CHOICE membership

Smoke Alarm Ten Year fixed battery Rundown Test


You can now purchase smoke alarms with ten year fixed non replaceable batteries. These alarms need to include a wifi or hard wired interconnection feature to meet Qld regulations. Aside from the safety enhancement of the interconnection, there is a reasonable probability these requirements may become universal.

The ten year built in battery option with wifi may be the only practical option for many older and exisiting homes.

Can we rely on any of the alarms available to last ten years, with some false triggering along the way. I’ll note some of us are prone to burning the toast, and when one alarm near the kitchen sounds, so will every other. Hence affecting the battery life of every alarm in the house.

Would Choice be able to test say a set of three wifi alarms, retriggiering them once every xx mins and counting how many cycles they last for. This would give a guide to relative difference between models or brands as well as a guide to which ones might last the ten years.

I’ve noted the warranty wording in some of the alarms is a little vague as to whether the battery is covered.

For the wifi interconnect, it may be wise to test the effective range as for a wifi modem and standard blocking walls. Is a greater effective range a guide to better quality?

How likely are wifi interconnected alarms to suffer interference or crosslink to a neighbours alarm?


Hopefully the router is not what started the fire :smiley:


Thanks for the request @mark_m, I’ll be sure to pass it on :+1:


Good thoughts and questions @mark_m.

In addition to what you have:

  • You would need to be able to set the IP address of any alarm to fit into the home’s existing network.
  • There should be an app for smart phones that would allow you to check the status of the wi-fi enabled alarm(s).


Those who have a device in their hand every waking hour (and some of the others) could then obsessively check their fire alarm as well as their texts, emails, the temperature of their fridge and the status of their aircon, household security and solar panels.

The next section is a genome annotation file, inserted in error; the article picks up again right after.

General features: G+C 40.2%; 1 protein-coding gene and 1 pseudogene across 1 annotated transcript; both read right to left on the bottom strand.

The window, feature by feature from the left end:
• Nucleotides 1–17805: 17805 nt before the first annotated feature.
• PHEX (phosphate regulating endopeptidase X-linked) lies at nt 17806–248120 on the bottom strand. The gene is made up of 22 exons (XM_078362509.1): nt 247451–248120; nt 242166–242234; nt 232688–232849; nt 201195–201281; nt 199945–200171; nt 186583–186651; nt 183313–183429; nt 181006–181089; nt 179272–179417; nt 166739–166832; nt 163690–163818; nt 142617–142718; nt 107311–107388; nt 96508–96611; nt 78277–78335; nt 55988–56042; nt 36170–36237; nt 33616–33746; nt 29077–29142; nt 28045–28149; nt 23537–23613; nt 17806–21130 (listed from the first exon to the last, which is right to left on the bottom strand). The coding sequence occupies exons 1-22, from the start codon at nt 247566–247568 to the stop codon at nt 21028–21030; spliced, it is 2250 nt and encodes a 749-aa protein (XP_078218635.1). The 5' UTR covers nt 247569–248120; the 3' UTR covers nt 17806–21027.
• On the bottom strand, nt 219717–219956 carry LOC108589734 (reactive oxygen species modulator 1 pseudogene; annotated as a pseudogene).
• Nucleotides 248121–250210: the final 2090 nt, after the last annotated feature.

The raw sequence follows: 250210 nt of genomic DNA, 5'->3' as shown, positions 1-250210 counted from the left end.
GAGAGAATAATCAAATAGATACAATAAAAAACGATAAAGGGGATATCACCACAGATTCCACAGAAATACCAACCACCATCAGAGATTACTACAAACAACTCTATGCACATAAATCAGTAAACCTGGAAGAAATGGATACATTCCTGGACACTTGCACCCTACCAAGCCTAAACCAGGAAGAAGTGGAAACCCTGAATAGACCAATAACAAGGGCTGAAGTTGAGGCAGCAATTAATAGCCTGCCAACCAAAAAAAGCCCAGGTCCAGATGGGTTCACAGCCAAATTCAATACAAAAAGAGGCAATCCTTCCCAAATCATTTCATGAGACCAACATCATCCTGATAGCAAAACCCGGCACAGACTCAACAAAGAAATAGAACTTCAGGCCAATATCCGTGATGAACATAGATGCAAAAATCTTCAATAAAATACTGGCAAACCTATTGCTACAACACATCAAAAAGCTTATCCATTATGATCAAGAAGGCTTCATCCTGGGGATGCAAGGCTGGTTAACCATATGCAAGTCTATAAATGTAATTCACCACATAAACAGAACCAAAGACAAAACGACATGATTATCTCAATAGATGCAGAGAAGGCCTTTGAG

The addiction will eventually reduce their life expectancy because of the risk of checking while crossing roads and driving. And from attacks by acquaintances (they don’t have friends) who snap and strangle them: no jury will convict. There will be an app to automatically monitor this condition, and like heroin was made to replace morphine, it will appeal to the addicted.


Just a simple extension of the connected home. From a smart fridge that checks your milk and orders more to the robot vacuum cleaner.

We just need the fridge to talk to the smoke alarms and vacuum cleaner so that when there is a fire at home the smart vacuum cleaner will grab a fire extinguisher and attempt to douse the source?

Not all that relevant to the battery test suggestion, but of interest if you are considering replacing your smoke alarms. It might be best to defer if possible and wait for the smoke alarm industry to catch up with the IP security alarm business?


If one bundles smoke and fire sensors into the perimeter, video, and motion alarms on the market there is no catchup required.

I have mates who check their home systems multiple times an evening so right on and no future tense required.


Great question.
I have had to replace smoke alarms 4 times last year. The 10 year battery life sounds like the way to go.


Burning a lot of toast? Or were you unlucky with batteries?


I wish it was that simple LOL. I’ve replaced the batteries several times now and they still beep for no apparent reason.


Assume you mean the batteries, not the whole alarm?

If you might like to indicate the age, type and model that is misbehaving?

The other consideration is the brand and type of battery in use?

How long after you replace the battery does the battery last?

Cheap batteries often drain faster and will trigger the low battery beep sooner. That may be what is happening. I’ve also had issues with old ionisation type alarms, (they have a little radiation sticker usually) not lasting more than 6 months on a quality alkaline 9v battery. Replacement seemed the only cure.


Yes that is exactly what I thought. We bought Duracell last time, Energizers the time before that. They last about a week if that so we figured it was the actual smoke alarms.


If you are a Choice member, they did a review of AA Lithium batteries back in 2016.

Have a look if you can, and use that as an indicator for which are/were the best batteries to buy.


They last at several years for us in any of the detectors/alarms we have installed in the previous 5 years. Even longer in the one mains powered detector/alarm we have.

If they are recently purchased smoke alarms there would seem to be a defect with them. It might be beneficial for the rest of the community to know the brand, model, supllier in the instance there are other similar issues out there?